The insurance industry has some catching up to do when it comes to providing care for “high-need” adults, according to an issue brief by the Commonwealth Fund. High-need adults have three or more chronic conditions and cannot easily care for themselves or perform routine daily tasks, such as shopping or preparing food.
The findings show that having a functional limitation in combination with multiple chronic diseases imposes a greater burden on patients than multiple chronic diseases alone, the researchers stated.
The average annual spending for high-need adults is about $21,000 per person. That’s nearly three times the average for adults with multiple chronic diseases only (about $7,500) and more than four times that for all adults (about $4,800). In addition, 20% of high-need adults went without or delayed receiving needed medical care or prescription medication in the past year, compared with 8% of all Americans.
One of the takeaways from the Commonwealth Fund brief is that the unmet need varied quite a bit with the type of insurance. Unmet needs were greatest among high-need adults with private insurance (32%), followed by those with Medicaid alone (28%). Unmet need was about half as great among high-need adults with Medicare (14%).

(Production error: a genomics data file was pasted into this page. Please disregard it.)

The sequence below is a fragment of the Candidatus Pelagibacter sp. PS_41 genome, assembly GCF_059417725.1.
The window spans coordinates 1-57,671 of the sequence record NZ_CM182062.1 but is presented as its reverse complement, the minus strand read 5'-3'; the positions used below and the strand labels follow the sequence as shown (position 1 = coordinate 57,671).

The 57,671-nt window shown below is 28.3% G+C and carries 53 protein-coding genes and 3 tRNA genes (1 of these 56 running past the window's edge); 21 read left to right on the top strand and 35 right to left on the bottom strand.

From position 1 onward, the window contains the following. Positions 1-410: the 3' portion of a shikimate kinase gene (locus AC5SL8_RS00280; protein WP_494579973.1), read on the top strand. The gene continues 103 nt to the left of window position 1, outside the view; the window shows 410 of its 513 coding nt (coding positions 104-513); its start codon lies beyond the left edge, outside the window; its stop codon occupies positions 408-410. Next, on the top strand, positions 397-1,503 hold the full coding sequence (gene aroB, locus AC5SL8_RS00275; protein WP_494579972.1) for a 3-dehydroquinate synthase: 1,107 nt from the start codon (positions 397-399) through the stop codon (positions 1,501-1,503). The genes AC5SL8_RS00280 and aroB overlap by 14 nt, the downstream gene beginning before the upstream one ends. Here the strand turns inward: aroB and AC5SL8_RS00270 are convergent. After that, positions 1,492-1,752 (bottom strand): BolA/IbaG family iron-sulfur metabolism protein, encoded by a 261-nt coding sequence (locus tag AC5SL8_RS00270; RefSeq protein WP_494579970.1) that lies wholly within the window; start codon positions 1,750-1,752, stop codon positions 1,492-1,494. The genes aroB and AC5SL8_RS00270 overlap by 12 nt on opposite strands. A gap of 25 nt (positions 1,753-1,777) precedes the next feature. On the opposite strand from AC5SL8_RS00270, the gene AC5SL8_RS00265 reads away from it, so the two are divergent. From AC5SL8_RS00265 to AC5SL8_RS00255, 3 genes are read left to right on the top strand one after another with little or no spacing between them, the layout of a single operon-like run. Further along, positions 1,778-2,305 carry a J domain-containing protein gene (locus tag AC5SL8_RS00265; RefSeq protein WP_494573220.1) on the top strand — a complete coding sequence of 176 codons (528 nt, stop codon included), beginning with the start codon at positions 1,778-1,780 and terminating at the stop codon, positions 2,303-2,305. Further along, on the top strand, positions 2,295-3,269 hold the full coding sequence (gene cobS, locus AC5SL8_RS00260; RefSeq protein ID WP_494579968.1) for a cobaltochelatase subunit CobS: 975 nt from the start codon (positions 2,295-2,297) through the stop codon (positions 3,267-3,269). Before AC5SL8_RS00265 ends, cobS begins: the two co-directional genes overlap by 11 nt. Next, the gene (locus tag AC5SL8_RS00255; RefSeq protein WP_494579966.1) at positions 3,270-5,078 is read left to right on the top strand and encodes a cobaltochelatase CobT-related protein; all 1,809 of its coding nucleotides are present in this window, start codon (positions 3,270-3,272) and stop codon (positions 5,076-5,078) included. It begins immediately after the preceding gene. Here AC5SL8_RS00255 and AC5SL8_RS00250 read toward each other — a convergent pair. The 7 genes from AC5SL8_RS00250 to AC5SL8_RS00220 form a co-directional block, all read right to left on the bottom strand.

The Commonwealth Fund researchers used nationally representative data from the 2009–2011 Medicare Expenditure Panel Survey. They found that 1 in 20 Americans, ages 18 and older, fit the definition of a high-need patient. That works out to about 12 million people. It’s important to note, though, that the survey does not include institutionalized patients. Far more Americans—about 79 million—have three or more chronic illnesses but no functional limitations.
Among the other findings was that high-need patients with a good rapport with their physicians were more likely to follow treatment regimens, have better outcomes, and reported more care satisfaction. That’s not a big surprise. Rapport was defined as providers spending enough time, showing respect, listening carefully, and explaining things in an easily understood way.
“Private insurers will need to consider how they might improve benefit and network design to reduce unmet needs among high-need patients covered by commercial insurance,” the researchers stated. The answer might be found in the patient-centered medical home approach to care. In general, said the researchers, whether looking at comprehensive care, accessible care, or responsive care, high-need patients were more likely than patients in other groups to report their usual provider offered such care.